Breakfast @ Pasir Penampang

After our somewhat expensive lunch, the parents suggested we go to Tanjung Karang to do something fun the next day. They refused to tell me what exactly would we be doing, so my fibbing alert was on.

You can’t blame me, the last time they said we were doing something fun, I ended up joining them for a session of ionic detox therapy which did nothing for me at all. Still, it was what they wanted, so… ๐Ÿ™„

So the following day, we woke up early and left the house before 8 AM. Me, me parents, and me sister. The brother declined to join, I think he already knew what was in store. Tsk!

Anyway, it was until we all got into the car when dad announced that we should have breakfast first along the way, because after doing that fun thing, we would have to wait 2 hours before we can eat again. Darn! WTF is that thing??

So he told me to search for Penampang first on my Waze app. Took me awhile because all the Penampang I could get was Penampang, Sabah. Surely we’re not gonna drive across the South China Sea and the whole stretch of Sarawak to get there?

Turns out, Penampang was actually Pasir Penampang. Kuala Selangor. 79 kilometers away and just over 10 kilometers away from Tanjung Karang. Phew…

So off we went, and three (or was it four) tolls later, finally arrived.

Pasir Penampang is like a typical tiny township in Malaysia. When we say township here, it is basically two rows of shops along one of those cross-country main roads stretching anywhere between 500 meters to 1 kilometer. That’s it.

There’s a row of kopitiams (Chinese style coffee shops) on one side, with a bunch of food stalls in front of these kopitiams. This was where we were headed.

I was shocked to learn that although these kopitiams operate independently, you can cross order food from one coffee shop and have it at another coffee shop. The only things you cannot cross order are the drinks. Hmm… interesting…

Based on dad’s recommendation, we picked this shop to sit in…

Why? Because dad has a friend who knows this area well and strongly recommended it due to them being Hainanese and thus having better drinks quality.

Fun fact: when the British imported Chinese labor into Malaysia, apparently we were segregated by our main professions. The Cantonese and Hokkien people are the majority and we dominated the tin mining sector. The Hainanese were mostly into the food industry, serving as cooks for the tin mining workers and yes… to establish kopitiams for these same people.

So, Hainanese = pioneers in kopitiams, therefore Hainanese drinks = better.

We took advantage of the cross ordering convenience and ordered a lot of this and that to try.

Clockwise from bottom: pork noodles (for me, obviously), wantan noodles, loh mee (braised noodles), economic bihun (already finished when I took this picture), and some titbits for sharing in the middle. And the coffee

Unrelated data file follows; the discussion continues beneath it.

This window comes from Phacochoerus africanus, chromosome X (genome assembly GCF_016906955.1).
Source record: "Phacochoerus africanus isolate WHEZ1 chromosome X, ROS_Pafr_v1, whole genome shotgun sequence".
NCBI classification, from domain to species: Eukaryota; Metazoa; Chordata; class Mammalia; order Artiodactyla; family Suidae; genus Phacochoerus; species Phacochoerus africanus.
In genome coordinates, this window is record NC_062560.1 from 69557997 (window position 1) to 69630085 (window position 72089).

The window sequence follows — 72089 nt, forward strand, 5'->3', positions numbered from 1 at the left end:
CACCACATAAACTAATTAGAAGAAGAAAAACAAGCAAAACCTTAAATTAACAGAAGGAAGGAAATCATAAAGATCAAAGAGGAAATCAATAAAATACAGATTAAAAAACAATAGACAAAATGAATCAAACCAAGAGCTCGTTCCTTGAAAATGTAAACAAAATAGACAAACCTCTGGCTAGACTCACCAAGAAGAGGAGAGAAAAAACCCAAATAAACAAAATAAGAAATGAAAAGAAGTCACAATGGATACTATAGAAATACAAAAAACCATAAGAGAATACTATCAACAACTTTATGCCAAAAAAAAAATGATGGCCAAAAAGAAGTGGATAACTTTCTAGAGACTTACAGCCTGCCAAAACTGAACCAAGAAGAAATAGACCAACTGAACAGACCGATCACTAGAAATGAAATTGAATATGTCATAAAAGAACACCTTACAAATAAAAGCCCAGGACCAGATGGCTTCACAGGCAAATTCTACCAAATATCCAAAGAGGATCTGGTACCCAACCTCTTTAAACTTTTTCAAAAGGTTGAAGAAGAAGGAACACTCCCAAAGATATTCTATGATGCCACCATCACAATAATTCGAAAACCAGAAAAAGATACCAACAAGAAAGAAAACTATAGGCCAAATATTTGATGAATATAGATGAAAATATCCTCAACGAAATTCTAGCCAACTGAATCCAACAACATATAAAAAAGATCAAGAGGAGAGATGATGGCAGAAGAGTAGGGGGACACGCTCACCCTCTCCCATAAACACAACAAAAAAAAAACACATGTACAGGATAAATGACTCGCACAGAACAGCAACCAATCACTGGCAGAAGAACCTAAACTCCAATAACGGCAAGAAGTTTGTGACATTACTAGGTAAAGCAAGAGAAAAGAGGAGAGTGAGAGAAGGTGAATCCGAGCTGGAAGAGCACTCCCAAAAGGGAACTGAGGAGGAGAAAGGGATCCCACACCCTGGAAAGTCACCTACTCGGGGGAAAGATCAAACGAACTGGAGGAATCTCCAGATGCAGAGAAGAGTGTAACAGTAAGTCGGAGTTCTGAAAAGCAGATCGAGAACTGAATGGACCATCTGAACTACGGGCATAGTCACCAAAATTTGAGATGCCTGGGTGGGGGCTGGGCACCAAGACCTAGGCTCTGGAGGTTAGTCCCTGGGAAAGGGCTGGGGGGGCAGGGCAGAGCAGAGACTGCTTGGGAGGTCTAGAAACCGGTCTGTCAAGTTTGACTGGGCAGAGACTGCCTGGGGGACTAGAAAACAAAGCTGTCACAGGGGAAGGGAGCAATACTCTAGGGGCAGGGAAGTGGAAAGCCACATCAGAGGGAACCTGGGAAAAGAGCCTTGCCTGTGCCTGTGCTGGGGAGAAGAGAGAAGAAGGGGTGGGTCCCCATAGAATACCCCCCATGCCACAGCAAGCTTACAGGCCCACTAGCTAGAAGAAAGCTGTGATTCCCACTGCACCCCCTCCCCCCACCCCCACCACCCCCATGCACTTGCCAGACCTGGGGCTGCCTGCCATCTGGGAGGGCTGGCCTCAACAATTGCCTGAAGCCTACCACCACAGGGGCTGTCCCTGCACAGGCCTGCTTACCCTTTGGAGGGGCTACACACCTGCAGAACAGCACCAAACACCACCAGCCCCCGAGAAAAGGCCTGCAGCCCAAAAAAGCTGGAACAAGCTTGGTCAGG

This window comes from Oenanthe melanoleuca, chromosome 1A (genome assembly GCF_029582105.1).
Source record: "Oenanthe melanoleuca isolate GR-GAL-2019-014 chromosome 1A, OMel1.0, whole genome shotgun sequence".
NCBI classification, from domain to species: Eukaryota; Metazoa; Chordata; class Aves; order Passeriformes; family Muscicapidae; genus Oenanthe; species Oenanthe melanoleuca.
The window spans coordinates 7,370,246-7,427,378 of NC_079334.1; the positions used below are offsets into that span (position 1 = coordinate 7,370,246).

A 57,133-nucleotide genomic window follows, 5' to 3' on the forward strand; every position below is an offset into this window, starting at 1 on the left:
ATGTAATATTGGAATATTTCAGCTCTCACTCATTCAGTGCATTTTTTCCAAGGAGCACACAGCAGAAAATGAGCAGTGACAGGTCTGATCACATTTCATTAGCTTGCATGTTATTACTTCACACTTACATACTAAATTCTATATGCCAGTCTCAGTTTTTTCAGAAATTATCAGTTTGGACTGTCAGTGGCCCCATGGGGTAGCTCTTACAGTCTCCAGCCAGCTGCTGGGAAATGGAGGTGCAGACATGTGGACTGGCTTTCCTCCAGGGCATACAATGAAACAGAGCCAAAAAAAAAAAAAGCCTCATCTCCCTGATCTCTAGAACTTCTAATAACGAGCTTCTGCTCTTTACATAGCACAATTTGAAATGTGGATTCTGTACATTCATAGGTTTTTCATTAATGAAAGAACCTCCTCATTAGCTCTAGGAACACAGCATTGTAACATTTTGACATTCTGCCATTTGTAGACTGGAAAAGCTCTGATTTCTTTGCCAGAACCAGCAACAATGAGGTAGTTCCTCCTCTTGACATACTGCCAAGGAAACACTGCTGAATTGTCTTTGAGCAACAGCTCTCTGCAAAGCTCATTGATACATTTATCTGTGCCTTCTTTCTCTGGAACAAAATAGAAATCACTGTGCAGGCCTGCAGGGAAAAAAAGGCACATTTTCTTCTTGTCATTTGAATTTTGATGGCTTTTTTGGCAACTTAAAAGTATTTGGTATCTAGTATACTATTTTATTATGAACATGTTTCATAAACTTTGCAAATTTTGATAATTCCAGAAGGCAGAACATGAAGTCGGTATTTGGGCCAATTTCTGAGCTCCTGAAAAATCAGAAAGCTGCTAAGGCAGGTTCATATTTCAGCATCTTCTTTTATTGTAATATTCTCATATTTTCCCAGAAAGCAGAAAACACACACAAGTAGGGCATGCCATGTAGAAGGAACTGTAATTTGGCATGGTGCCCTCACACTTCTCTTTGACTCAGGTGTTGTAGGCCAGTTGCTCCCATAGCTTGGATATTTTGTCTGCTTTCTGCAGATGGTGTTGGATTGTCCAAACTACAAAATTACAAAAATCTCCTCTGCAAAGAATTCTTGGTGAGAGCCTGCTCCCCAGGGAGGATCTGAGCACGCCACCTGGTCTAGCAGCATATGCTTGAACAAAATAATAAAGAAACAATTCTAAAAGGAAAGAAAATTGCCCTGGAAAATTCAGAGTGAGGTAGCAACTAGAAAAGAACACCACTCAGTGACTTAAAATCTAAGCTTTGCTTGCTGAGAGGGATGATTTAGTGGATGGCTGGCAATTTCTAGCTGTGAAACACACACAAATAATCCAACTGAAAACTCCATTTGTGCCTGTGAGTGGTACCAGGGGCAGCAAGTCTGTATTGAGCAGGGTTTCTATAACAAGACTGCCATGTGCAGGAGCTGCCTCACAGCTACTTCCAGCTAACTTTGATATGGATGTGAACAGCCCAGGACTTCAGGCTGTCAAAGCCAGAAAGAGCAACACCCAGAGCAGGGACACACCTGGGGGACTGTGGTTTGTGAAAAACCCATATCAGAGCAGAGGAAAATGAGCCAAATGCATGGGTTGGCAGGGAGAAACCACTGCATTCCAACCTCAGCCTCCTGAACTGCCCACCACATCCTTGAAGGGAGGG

Titbit #1: Roasted pork ็ƒง่‚‰, because why not?
Titbit #2: Hainanese toast ๅคๆ—ฉๅ‘ณๆตทๅ—้ขๅŒ…

Till this day, I have no idea what ๅคๆ—ฉๅ‘ณ really means. If we translate it literally, it means… ancient early flavors. So I guess, nostalgic flavor? Just like it used to be in the past? Anyway I was impressed with the knife skills on this one, it was made using 1 slice of bread, further sliced in the middle. I don’t know I should applaud the uncle‘s skills or be frustrated with his stinginess.

Titbit #3: Half boiled village eggs ๆญฃๅฎ—่œๅ›ญ้ธก่›‹

Village egg means egg produced organically in village chicken farms as opposed to commercial chicken factories. Healthier I suppose.

Well, the food was… alright, I suppose. Good? Yes. But it isn’t something you should travel 79 kilometers from KL to feast yourself with. I’m sure you could find something equally good closer to the city.

I wouldn’t deny it would be a nice experience for people who has never visited a rural township before. This is a place where the shop operators speak next to no English. And they would be loud and abrasive (some would call this rude). And there would be no air conditioning. And the environment might not be so comfortable. But it’s rustic… and that’s kind of cool, no?

Oh, yes, the coffee. How could I forget about the coffee here. The coffee here was… really gao (thick), and it would do ย perfect job of jolting you awake from slumber. But it is also very sweet. They used too much sugar/sweetener to our city tongue’s liking. So it would be wise when you come to rural places like this to request for less sweet when placing your drinks order.

30 Comments

  1. Hainanese toast, that would be kaya toast I’m guessing. The breakfast really looks good. Those half boiled eggs look really good, good to pour all over the toast ๐Ÿ™„ Usually if I eat this big a breakfast I will forgo lunch and wait for dinner ๐Ÿ˜›

    I thought slicing bread was easy. I never had a problem with that, and the bread edges turn out sharp ๐Ÿ™„